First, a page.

Just trying to get ahead of the game as much as possible.
Something that worked well for me was renting two small shops side by side. One for finishing, the other for woodwork. Simpilfied a lot of issues.
I would take the initiative and approach the local building inspector and fire dept. inspector, once you know your target location, even before you have the building. Not only will they be helpful, they'll be more accommodating and flexible if you have a professional and cordial relationship that you initiated. Finishing is where a lot of hurdles will be faced. Not every commercial space will be allowed to have a finishing booth. The exhaust stack on a multi-story building will be a lot more expensive to install vs. a single story building. A chemical suppression system in a spray booth may or may not be a requirement, but it's a $3-4000 item--something you'd want to know ahead of time. Then you'll need to look at air make-up for all the heat a spray booth may suck out of the shop.
Finishing booth: code 100'/minute across width. If 8' X 14' that is 11,200 cfm Minimum! Fan will need to be capable of more due to filter & duct restrictions. In the winter that is a lot of cold air being pulled into the building. You will need makeup air from either an out side inlet vent or an air makeup heating unit. A fan that size will use a 30" duct, big hole in roof or wall. If you are in a space with a sprinkler system it is cheaper to have that add some heads to the booth than a chemical unit. Just put some plastic bags over the sprinkler heads to keep them clean. We have been 100% water borne for a long time now. No code issues with that. If using solvents you will be required to have an annual permit and inspection. Also figure on buying a fire safety cabinet to store flammables in. You may also be required to show how you disposed of any leftover solvents & likely have a permit for that too.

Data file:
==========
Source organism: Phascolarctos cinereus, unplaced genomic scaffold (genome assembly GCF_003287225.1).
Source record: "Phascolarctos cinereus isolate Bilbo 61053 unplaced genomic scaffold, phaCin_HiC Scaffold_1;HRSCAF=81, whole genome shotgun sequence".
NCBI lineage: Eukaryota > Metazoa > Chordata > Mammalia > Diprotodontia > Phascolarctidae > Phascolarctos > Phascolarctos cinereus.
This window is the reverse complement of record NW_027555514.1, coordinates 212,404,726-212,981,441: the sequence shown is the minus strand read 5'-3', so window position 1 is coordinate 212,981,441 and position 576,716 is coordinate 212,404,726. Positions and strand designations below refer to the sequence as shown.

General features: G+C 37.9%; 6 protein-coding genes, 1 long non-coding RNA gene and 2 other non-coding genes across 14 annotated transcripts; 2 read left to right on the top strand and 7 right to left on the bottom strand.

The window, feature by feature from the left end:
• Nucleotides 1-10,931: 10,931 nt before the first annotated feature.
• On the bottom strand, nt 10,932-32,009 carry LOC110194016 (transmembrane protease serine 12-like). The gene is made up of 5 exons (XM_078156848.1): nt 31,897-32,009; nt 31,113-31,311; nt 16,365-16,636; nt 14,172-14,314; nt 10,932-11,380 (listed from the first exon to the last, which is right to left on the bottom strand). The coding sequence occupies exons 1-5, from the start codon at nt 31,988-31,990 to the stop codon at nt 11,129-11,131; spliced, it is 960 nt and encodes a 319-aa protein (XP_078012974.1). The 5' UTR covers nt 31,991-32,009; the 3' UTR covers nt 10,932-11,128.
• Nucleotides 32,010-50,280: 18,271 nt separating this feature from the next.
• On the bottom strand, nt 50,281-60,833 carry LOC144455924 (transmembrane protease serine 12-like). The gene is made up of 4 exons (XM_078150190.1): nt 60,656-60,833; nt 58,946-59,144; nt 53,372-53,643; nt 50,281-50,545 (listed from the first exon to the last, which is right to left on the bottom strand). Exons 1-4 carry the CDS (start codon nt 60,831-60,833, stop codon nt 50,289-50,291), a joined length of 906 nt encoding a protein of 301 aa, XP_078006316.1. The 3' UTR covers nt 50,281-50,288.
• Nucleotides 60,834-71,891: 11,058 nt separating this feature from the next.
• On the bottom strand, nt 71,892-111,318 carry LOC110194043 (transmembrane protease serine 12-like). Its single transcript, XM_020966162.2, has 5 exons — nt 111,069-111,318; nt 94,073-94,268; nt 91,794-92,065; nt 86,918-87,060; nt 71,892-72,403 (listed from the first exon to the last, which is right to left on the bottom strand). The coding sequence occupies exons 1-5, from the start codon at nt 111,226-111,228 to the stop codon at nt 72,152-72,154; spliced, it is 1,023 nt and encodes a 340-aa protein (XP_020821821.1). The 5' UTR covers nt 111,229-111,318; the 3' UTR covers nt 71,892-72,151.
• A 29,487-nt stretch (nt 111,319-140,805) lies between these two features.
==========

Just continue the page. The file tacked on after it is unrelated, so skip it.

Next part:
Asking local bureaucrats if you need to comply to whatever will almost always get a 'yes' response - even when they have no idea what the real answer is. Asking gives them the opportunity to tell you your business. This is what empowers them to hound you if they think there is something you should comply with. Keep your dust collection inside as well as any other part of your business. Business is private in the US, or should be, and it is none of their business.
Now, that said, you do need to be responsible and sensible about everything you do. This does not give you permission to abuse people, loose common sense or ignore good practice. Setting high standards and adhering to them is your best defense should the bureaucrats get pushy.